Bee Friendly Gardening


By: S. Michal Bennett

My prolific bucket container garden is yearly pollinated by a number of bees, including honey bees and bumble bees. For the past three years, I have planted flowers and herbs for the sole purpose of attracting pollinators and other beneficial insects, and I have been rewarded with a healthier garden, as well as an eclectic collection of bugs.

My favorite insect has been a tricolored bumble bee that began visiting my garden a couple seasons ago. Last summer, it brought another orange-belted friend along with it to visit my flourishing buckets. These fat little guys are some of the best pollinators you can have buzzing around your flower beds because they head out earlier and fly home later in the day than other bees. They also have a higher tolerance for cold and rainy weather. So this spring, I am going to make sure I plant a myriad of bee-friendly greenery in hopes of doubling my garden’s tricolored bumble bee population.
Here are a few flowers and flowering herbs you might find in my bee garden buckets this year.


Lavender is an obvious choice. It grows everywhere in the Northwest, is highly prolific and has an abundance of uses, from culinary to medicinal to environmental. Dandelions and daisies are often considered weeds, but I plant them to attract early and late-season pollinators. Calendula and sunflowers have similar bright yellow coloring and take very little effort to grow. Finally, there is a jewelweed that grows near my house that bees simply can’t resist. It is considered an invasive plant, but I still transplant a few shoots into my garden. And the bees thank me.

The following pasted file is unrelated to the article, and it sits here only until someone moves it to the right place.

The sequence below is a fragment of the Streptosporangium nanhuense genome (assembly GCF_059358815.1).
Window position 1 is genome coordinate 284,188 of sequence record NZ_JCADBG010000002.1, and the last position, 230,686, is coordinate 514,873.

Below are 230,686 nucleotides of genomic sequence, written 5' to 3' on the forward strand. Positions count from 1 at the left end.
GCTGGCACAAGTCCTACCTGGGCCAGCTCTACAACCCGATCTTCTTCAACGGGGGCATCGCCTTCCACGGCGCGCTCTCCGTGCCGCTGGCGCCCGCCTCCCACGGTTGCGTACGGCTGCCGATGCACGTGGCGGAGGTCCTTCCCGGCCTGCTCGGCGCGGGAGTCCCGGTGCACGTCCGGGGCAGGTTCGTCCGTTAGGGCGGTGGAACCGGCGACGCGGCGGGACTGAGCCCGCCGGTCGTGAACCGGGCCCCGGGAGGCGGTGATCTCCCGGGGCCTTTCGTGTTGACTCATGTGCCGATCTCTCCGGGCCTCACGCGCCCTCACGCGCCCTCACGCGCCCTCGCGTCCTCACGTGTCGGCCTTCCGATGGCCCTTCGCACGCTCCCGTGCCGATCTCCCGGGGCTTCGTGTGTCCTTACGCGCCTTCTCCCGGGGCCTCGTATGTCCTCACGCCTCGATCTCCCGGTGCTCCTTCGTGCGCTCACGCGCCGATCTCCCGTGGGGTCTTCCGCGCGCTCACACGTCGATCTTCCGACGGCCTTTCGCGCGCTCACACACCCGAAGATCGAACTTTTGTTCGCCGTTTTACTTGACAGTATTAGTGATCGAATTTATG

If you could plant just one flower in your garden, I would suggest the humble marigold. I have always disliked marigolds –– they aren’t very interesting, they smell like nothing and they grow short and squat. My husband, though, has changed my mind about them. They are, in fact, quite powerful. Not only do they attract a wide array of beneficial insects, but they also repel pretty much every living thing that aims to destroy your succulent plants, even deer to a certain extent.

Flowering Herbs

When choosing herbs to entice bees, select varieties that are highly fragrant. Rosemary and thyme bloom in April and May. Sage, basil and lemon balm flower when the weather is hotter. Mint grows anywhere, anytime, always. I reserve a bucket solely for mint, which keeps it contained and protects my veggies from its tentacle roots. Mint is also superb for deterring aphids.

I typically plant multiple seeds of each herb, allow one plant to flower and harvest from the remaining plants for edible purposes. You can eat the flowers, but I prefer to let the bees have them.

These are just a few of the blooming plants that you can use to beautify your garden and make it more healthy. What flowers are you sowing this year?


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